“Even if there are people in your life who don’t love you, the sky loves you, the ocean loves you, the land loves you. You are always connected to something that loves you.” -- Jennifer Finley
The following are highlights from a conversation with Jennifer Finley about her book, My Hands Have Vertigo. For the full interview, click the link above or subscribe to our podcast.
Sarah Aronson: What does it mean to be loved by the land?
Jennifer Finley: I think it means to be loved by a piece of yourself. One of my dear friends Julie Cajune always says that our name for ourselves, the Salish people, is “flesh of this land.” So we’re a piece of this land, the land is a piece of us. By saying that the land loves us, it’s saying, to me I think, that it’s a piece of us that still loves us. And as a yoga teacher, one of the things you learn about yoga is that the deepest part of you is love and I think the land is an embodiment of that. It’s a piece of ourselves that grows, that has faith in reproduction and reaching for the sky, and being orange and being purple and being beautiful, that’s what it means to me.
How would you describe your own relationship to your beauty?
That’s a really hard question. That’s a very emotional question for me. . . I think that growing up brown, in Montana and in America, was really really hard, and there was no place or no one or no thing that told me I was beautiful or had anything important to say and so I really think that growing up in those circumstances it’s truly miraculous that I became a poet, that there’s part of me that’s a fighter, that there’s part of me that’s a rebel. That there was part of me that could stand up to the status quo of where I was raised, that there was part of me that could stand up to the status quo in this country and instead of buying into this idea that I had nothing important to say, that I stood up to that and became a writer. And I feel like every time I write something it’s an act of resistance. And every time I accept my beauty and acknowledge the beauty in others it’s an act of resistance.
One thing I heard you say publicly that stuck with me was, “I refuse to see myself through anyone else’s eyes.”
Yeah, so that’s the part of me that’s a fighter that’s the part of me that continually has to rise up against the status quo. And it took me a while to get there. And I think being able to do that, being able to see myself, and see my own worth regardless of what anybody else thinks, it’s a practice. It’s like yoga. It’s something you have to continually practice.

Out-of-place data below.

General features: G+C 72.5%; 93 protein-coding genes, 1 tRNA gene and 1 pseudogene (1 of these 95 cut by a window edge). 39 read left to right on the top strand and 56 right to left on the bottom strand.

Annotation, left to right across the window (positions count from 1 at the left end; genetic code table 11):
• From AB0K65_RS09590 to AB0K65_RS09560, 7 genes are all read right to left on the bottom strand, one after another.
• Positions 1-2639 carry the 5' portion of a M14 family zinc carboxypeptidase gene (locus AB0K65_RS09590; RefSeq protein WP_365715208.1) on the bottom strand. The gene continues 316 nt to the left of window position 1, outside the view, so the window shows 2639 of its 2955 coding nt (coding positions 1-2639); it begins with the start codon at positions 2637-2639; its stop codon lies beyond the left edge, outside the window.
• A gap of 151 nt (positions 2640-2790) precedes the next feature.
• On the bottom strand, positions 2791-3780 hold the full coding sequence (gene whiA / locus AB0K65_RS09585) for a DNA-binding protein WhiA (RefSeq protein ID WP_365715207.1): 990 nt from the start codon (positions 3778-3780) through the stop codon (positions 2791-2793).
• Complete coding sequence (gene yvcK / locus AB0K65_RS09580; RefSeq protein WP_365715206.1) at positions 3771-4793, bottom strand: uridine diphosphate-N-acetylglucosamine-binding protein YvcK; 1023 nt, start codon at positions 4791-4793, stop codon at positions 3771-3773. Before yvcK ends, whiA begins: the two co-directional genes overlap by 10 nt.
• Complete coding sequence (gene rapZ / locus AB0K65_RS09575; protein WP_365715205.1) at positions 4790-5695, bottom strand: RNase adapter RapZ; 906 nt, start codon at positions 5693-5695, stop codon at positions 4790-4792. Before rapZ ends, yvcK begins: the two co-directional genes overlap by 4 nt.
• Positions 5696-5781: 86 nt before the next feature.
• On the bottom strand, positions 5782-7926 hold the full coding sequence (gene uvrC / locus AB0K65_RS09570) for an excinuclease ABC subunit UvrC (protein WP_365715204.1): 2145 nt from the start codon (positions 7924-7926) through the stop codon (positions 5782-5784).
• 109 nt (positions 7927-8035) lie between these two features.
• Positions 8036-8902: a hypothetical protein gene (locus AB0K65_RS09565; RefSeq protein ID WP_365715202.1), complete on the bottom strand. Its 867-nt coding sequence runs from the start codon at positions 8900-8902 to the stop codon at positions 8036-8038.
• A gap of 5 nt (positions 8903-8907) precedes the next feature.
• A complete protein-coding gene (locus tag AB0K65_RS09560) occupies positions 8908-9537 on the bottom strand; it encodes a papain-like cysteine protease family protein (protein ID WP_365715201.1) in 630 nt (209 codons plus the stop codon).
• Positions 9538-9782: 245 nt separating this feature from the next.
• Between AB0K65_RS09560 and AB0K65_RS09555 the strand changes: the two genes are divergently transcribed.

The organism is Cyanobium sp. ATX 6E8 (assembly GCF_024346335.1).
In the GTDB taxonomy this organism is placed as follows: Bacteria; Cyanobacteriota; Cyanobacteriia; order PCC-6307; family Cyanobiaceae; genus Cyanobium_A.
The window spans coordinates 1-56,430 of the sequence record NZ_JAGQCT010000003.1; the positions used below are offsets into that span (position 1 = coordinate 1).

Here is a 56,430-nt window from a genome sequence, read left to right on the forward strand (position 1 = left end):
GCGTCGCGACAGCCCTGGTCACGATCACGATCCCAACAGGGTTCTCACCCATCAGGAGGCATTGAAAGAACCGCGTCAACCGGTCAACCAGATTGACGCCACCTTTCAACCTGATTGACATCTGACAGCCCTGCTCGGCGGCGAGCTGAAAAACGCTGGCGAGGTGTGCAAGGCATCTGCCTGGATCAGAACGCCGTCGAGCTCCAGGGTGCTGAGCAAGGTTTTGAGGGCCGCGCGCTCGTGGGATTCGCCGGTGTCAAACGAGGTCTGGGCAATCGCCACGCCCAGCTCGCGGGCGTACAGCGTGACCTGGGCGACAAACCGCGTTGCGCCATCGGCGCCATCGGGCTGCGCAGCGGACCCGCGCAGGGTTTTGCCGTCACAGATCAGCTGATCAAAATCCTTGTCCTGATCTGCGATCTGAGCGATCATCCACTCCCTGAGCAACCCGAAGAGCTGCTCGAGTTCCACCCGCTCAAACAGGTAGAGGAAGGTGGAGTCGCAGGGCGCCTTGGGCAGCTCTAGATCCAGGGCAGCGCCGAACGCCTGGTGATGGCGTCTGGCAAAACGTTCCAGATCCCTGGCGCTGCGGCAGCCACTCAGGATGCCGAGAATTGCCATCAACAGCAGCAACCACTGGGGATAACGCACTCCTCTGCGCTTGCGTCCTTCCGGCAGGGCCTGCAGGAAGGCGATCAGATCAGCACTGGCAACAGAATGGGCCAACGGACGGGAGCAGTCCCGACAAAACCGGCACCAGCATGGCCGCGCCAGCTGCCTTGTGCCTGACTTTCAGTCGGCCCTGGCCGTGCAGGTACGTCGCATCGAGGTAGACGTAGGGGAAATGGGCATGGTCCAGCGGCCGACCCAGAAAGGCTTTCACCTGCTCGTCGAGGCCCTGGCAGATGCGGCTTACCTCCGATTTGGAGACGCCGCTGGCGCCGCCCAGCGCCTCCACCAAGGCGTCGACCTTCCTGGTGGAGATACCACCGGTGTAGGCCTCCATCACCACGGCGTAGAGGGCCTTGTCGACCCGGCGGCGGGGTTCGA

To hear the full interview, click the link above.
About the Book:
"My Hands Have Vertigo" is a book of poetry, but it's also how I swam through an ocean of sadness and felt my way through a new life with words." – Jennifer Finley
Jennifer Finley, who also wrote books under her previous name of Jennifer Greene, is Salish and Chippewa/Cree. She is an enrolled member of the Confederated Salish & Kootenai Tribes.
Jennifer was born and raised on the Flathead Reservation in MT. She has written three books of poetry, and her poems have appeared in journals and anthologies. Her books are What I Keep(which won the 1998 North American Native Authors First Book Award published by Greenfield Review Press), What Lasts (Foothills Publishing) & most recently My Hands Have Vertigo (Likesgoodbooks Press).
Jennifer also wrote a children's book about the Salish names for the months of the year and did all the writing on a spoken word CD containing stories of powerful Salish women. The Montana Office of Public Education purchased both for all the schools in the state of Montana.
Jennifer co-wrote a play entitled "Belief," about Salish Women which was performed in Bigfork, MT, the University of Montana, Hawaii, Spain, Scotland and other venues.
She was invited to international poetry festivals in Macedonia and Bosnia. Jennifer is also an award winning journalist for feature stories about tribal people.
Jennifer has worked as an English teacher at both the high school and college level. She's also a yoga teacher, a runner, and a mother of three.